Then we discovered that there are also college preparation courses available through NAIT that allow you to enroll in courses that are the equivalent to the 30 levels, and have absolutely no prerequisistes. Tim signed up for Algebra and Chemistry last summer. he achieved grades of over 95%, and earned back part of his tuition by tutoring a classmate in chemistry. In the fall, he took Physics and Calculus, again earning A+ grades. Those four courses, plus his college English credit, and he had everything he needed to be accepted into Engineering. He will take year one at MacEwan and then transfer to the University of Alberta to complete his degree.

So even though the path was longer than it ought to have been, we now have a third child enrolled in college. We're excited to see what the future holds for him.

Monday, June 22, 2009

And then the third child.

As our third child completed his home education, we began to look at his options for post-secondary, and rather than really considering who he is and what his inclinations are, we pushed him into what seemed an easy an proven path. He had similar musical ability to his brother, and it just seemed so simple for him to enter the same program at MacEwan that Ben had studied.

It was a mistake. Tim has a comparable talent to his older brother, but he had very different reasons for enjoying music, and very different ways of using his talent. The very structured format of the program was not adaptable to his needs, and after one semester, he left the program.

He did complete all his classes successfully, giving him credits that may be useful down the road. More importantly, the learning that took place in those classes is part of him now. He continued with the second semester of university English, so he will never have to take English again. Those are positive outcomes, even though he did not continue in the program.

Tim began working and studying independently while we took a second look at what college admission might work out better for him. I'll write about the rest of his story tomorrow.

Friday, June 19, 2009

More of Ben's story

Ben's route into post-secondary was a music diploma, but working as a musician was not his ultimate goal.  Ben has known enough musicians to understand that very few support themselves solely by performing and teaching.  We have two friends who are outstanding gifted musically, very hard working and have achieved reasonable success.  Both men also have construction jobs.  So Ben was always planning to continue his studies after finishing his diploma from MacEwan.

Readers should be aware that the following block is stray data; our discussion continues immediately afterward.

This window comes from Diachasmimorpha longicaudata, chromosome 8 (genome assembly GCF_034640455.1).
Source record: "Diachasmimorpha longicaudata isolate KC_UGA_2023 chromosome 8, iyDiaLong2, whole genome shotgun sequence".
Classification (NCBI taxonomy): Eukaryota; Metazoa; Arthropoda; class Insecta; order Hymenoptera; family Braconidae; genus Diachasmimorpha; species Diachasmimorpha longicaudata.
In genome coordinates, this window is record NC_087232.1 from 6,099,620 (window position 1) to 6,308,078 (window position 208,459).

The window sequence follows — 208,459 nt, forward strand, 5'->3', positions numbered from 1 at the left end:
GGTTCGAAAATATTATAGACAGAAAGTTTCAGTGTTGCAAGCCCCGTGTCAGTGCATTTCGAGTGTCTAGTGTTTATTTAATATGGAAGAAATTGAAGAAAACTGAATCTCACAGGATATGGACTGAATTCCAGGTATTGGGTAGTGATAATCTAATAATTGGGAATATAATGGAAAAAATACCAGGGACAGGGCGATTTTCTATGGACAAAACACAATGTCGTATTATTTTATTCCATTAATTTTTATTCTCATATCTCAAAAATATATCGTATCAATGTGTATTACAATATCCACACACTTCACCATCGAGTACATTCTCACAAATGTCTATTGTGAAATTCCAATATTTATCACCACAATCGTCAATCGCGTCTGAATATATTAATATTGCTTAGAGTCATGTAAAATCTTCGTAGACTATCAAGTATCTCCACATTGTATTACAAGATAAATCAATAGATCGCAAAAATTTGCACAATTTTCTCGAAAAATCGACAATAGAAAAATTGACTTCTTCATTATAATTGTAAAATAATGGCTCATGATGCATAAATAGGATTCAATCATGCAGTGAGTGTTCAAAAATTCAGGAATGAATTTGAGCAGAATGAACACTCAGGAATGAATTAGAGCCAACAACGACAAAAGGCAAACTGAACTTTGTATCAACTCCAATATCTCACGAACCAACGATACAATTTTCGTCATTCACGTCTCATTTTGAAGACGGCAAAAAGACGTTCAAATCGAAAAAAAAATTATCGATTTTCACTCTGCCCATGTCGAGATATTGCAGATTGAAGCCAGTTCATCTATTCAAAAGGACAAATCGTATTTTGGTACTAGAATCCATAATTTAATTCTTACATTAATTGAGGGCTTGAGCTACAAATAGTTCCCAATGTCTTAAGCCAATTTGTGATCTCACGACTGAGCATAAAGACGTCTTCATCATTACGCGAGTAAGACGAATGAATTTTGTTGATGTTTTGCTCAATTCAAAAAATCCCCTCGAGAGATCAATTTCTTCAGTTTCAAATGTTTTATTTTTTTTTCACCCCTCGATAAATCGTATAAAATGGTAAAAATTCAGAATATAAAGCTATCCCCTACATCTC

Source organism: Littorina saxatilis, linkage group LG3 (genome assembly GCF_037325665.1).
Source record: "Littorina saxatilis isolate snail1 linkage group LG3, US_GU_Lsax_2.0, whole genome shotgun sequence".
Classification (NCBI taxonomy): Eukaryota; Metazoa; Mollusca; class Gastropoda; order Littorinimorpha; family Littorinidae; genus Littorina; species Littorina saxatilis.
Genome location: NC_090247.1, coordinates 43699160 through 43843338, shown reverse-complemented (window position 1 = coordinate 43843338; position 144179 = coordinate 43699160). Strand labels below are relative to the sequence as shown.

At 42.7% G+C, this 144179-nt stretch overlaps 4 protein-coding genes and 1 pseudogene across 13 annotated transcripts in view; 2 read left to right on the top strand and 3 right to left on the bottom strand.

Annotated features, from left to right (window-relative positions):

Somewhat ironically, Ben moved on from a college that is relatively unfriendly to home educated students to a university college that welcomes them.  Despite his mother's warnings, he completely missed the application deadlines for the University of Calgary, so instead he applied to Ambrose University College (Alliance University College/Nazarene University College at the time he started there.)  There were two factors leading to this choice:  He had earned significant scholarships through Bible quizzing, and he wanted to be closer to his girlfriend who lived in Calgary (and who he had met through Bible quizzing).  

Ben was able to use his MacEwan diploma for two full years credit towards an Arts degree, probably because he had graduated with distinction.  He completed his Ambrose degree summa cum laude, with highest honours.  His ultimate goal is to attend law school, probably in 2010.  He will have used his musical gifting well as the starting point to a professional career.  

Of course, he continues to play every chance he gets.  He is part of the music ministry at Centre Street church in Calgary, he plays in a country band and a jazz trio, and he fills in in other groups as opportunity arises.  The advanced musical skills he learned at MacEwan will always be a very fulfilling part of his life.  Sometimes our children's passions will not be their careers but they will be vital to their joy.  

Wednesday, June 17, 2009

And for our encore

As our second child neared the end of his home education, his passion was clear.  He wanted to study music in the jazz focussed performance program at MacEwan College in Edmonton.  We checked the MacEwan web-site and their printed calendar and found little help with the admission requirements for a non-diploma student.  Then one day, I was chatting with a neighbour who works in recruitment for MacEwan and he told me that there is an admissions test for the English requirement, which is the only specific academic requirement for this program (sadly, MacEWan very much limits the programs in which you can use this exam.)  Ben studied some grammar terms as a refresher and signed up for the test.